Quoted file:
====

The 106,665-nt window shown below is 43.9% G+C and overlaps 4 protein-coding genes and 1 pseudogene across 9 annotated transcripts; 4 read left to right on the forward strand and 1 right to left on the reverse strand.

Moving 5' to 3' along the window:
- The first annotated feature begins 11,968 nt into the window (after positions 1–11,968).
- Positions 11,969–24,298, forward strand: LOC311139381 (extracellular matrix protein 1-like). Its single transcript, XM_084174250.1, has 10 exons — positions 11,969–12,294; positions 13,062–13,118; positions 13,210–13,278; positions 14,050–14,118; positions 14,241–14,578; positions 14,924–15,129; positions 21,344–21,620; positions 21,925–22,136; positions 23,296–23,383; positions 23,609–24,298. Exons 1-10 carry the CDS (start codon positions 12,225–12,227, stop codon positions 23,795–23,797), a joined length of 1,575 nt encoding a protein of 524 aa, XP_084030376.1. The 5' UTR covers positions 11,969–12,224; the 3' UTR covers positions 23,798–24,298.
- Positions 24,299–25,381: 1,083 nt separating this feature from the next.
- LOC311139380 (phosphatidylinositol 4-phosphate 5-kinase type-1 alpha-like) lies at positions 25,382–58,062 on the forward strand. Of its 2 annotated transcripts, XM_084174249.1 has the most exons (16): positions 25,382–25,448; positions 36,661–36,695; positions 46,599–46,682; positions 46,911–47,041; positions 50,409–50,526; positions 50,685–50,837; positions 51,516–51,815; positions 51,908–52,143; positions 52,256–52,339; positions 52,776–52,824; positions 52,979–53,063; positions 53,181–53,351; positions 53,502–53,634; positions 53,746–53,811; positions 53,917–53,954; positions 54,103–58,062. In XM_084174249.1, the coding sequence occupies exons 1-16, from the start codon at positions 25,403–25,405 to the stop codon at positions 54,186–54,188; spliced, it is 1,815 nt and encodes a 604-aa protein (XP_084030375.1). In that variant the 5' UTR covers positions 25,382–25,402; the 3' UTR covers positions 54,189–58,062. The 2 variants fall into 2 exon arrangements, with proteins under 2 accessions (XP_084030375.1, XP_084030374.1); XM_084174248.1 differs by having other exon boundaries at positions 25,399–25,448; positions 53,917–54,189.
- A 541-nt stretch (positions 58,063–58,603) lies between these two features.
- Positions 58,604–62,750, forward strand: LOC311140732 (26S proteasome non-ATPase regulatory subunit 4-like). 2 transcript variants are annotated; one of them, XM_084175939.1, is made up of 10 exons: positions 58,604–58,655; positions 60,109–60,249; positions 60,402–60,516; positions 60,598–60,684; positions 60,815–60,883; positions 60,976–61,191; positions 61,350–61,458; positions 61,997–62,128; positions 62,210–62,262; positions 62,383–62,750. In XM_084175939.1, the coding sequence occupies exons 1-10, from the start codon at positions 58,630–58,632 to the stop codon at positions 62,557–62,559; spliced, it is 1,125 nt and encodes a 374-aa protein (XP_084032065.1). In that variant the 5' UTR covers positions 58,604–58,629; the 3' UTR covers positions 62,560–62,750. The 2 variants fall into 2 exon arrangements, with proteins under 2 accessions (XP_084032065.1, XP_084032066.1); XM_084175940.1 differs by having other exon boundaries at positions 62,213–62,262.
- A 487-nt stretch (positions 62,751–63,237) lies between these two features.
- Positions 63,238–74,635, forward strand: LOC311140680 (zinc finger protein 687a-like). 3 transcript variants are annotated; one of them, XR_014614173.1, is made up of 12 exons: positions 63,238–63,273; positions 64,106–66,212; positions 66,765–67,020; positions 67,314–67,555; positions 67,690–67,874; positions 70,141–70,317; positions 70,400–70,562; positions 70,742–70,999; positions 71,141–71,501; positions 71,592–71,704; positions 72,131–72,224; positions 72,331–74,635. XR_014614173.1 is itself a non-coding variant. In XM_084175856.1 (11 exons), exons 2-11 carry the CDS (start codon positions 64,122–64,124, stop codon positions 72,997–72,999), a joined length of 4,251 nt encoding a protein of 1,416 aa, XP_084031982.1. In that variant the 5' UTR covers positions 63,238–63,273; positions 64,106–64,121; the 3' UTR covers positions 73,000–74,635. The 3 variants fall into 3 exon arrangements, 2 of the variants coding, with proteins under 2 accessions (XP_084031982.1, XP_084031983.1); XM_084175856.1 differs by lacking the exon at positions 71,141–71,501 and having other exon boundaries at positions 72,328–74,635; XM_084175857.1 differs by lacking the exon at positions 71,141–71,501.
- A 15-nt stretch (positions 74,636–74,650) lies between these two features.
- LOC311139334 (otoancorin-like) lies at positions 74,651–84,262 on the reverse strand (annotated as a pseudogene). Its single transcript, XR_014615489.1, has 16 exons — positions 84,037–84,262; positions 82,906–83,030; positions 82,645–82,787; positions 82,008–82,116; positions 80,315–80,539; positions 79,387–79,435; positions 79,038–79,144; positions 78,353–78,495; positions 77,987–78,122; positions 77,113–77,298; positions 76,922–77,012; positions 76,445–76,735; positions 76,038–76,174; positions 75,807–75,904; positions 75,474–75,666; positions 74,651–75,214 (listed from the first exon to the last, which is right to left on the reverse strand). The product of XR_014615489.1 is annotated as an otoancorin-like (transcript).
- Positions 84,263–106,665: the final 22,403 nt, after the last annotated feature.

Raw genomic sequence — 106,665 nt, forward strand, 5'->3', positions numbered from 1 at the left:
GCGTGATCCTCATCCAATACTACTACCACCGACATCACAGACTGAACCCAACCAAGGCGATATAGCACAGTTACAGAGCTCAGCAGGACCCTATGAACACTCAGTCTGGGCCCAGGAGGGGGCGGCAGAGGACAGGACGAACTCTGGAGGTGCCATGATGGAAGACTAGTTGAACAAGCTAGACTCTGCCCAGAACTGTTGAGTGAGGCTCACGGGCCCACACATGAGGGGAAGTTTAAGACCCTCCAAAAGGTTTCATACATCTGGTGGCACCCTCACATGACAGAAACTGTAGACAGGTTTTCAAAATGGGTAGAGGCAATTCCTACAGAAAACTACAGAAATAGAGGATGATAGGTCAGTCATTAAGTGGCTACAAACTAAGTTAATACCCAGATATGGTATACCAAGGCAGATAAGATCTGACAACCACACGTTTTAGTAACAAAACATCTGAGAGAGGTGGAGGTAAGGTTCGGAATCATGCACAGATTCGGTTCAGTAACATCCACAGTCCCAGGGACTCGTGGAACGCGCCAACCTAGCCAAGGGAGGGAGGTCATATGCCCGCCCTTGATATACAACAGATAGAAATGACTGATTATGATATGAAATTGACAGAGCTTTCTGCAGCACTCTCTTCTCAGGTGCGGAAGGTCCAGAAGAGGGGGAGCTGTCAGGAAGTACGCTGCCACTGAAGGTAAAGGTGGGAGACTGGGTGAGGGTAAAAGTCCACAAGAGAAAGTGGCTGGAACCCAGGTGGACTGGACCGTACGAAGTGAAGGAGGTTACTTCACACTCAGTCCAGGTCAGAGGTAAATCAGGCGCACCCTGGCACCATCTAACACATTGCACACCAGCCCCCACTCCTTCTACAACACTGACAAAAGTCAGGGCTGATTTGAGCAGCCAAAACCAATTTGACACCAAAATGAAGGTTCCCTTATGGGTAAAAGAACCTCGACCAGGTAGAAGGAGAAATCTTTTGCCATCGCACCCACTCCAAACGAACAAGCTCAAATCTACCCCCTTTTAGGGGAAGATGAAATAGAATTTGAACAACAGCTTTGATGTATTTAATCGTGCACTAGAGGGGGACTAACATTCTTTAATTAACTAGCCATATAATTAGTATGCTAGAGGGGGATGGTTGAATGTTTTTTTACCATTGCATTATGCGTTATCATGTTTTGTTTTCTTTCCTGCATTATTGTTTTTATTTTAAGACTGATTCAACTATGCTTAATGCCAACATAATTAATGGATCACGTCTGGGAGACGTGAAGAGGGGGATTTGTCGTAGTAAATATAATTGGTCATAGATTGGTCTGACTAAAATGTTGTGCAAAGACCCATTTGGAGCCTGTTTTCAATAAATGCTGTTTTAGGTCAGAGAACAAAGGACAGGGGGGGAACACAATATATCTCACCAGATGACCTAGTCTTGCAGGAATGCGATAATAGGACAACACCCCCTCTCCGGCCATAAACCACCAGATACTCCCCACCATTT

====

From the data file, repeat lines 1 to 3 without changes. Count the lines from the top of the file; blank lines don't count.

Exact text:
The 106,665-nt window shown below is 43.9% G+C and overlaps 4 protein-coding genes and 1 pseudogene across 9 annotated transcripts; 4 read left to right on the forward strand and 1 right to left on the reverse strand.

Moving 5' to 3' along the window:
- The first annotated feature begins 11,968 nt into the window (after positions 1–11,968).